Irish singer-sonwgwriter Luka Bloom returns to Australia with his latest album, Refuge. It will be his 13th tour in a country he considers a second home. Nance Haxton interviews him during the first few dates:

It’s a strange thing indeed to connect with a country on the other side of the world to where you grew up, so much so that you feel the same sadness when leaving it as you do when you leave home. But this is the experience of Luka Bloom, the great Irish songman who for more than 40 years has put his passion for social justice to music, and given voice to those who aren’t often heard or recognised.

His songs have touched a chord in Australia, so much so that he has now toured the country more than a dozen times, undertaking his “lucky 13th” tour down under through March 2019.

Luka Bloom Refuge

This connection started at his first concert in the country in Sydney’s Enmore Theatre decades ago.

“I first came in 1992 and fell in love. It was love at first gig.

“There were two thousand people there, at the Enmore in Sydney, and I was very moved and very affected that here was this place that had no sense of my history, that just embraced my songs, and it gave me a great feeling of connection and confidence and I made a decision right there and then that Australia would forevermore be a country that I would want to return to, for as long as I possibly could.

“So here we are twenty-seven years later, still singing.

“It’s a very strange thing to travel over so many countries between Dublin and Sydney and arrive in a country that’s where I feel so completely at home.

“It’s the only country in the world when I’m on the plane going back home to Ireland, that I feel a mixture of emotions. Of both joy to be going home and a little bit of sadness to be leaving Australia.”

Luka Bloom Refuge

Bloom’s latest album Refuge features many and varied locales around the world where this world wanderer has travelled. But it’s Australia that has the most resonance for this Irish balladeer.

“I call Australians Paddies with sun tans. I mean, the connection is huge.

“Many, many, many of my country men and women were forced to leave Ireland across many generations and found themselves mostly in America, but many of them found themselves in Van Diemen’s land and making their way throughout Australia over the last two hundred, three hundred years.

“And obviously in recent times, since the 1980s, so many young people have made the choice to come and live in Australia. There’s great symmetry between the story of Australia and the story of Ireland.

“One of the things I like about Australia is that physically it’s an enormous continent. There’s a sense of decency and a lack of imperial ambitions about Australia that really appeals to me. I think that Australians, the one thing Australians take really seriously is sport and you’re the worst losers on earth.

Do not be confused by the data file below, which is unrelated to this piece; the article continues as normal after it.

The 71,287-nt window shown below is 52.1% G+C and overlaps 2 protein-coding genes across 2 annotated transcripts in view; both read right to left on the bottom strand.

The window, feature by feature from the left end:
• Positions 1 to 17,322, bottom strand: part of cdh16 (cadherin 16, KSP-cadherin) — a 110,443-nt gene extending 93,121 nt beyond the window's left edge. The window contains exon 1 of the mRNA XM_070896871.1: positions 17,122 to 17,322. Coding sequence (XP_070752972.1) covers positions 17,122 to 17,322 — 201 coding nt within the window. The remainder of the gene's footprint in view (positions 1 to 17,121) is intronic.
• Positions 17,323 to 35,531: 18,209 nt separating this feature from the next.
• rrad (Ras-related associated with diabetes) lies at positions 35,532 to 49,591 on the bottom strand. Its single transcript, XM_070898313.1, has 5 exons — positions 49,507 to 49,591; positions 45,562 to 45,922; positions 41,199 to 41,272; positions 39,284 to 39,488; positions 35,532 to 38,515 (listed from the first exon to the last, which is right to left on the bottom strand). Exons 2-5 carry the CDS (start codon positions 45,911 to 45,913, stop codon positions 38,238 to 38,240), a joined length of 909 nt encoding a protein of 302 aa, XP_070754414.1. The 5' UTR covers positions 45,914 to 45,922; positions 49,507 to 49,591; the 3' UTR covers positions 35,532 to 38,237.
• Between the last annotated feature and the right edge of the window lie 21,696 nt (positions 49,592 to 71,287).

“But apart from that, you don’t take yourselves too seriously, which is the way life should be lived.”

Luka, Hanne and Marc

One of the songs on Refuge – Dadirri – is dedicated to a refuge in the Northern Territory.

“I stumbled upon this Dadirri, this is a story that belongs to a place called Tipperary, which is two hundred kilometres south of Darwin.

“And there’s a woman there called Miriam Rose. And her foundation is called the Miriam Rose Foundation.

“And she brings I suppose you could call them retreats of young people from different parts of Australia, different cities. And they travel to her and she’s created this discipline called Dadirri. And Dadirri is her tribal word, which translates into English as deep listening.

“And the purpose is to teach people, especially young people, the value of sitting with nature, sitting by the river, sitting with the animals, listening to the birds. Getting interconnected with nature and ultimately getting connected with your own true self. And I found her, and I found this practice, to be really inspiring to me. It connected with me.”

Bloom is pleased that Aboriginal artists are finally getting more recognition in their homeland.

“I’m really happy to see that in more recent years more and more people from other backgrounds in Australia are connecting with those artists and enjoying their music, and learning something from their culture”.

Luka Bloom tours new album Refuge across Australia until 5 April 2019. For more information or to buy tickets, please visit his website.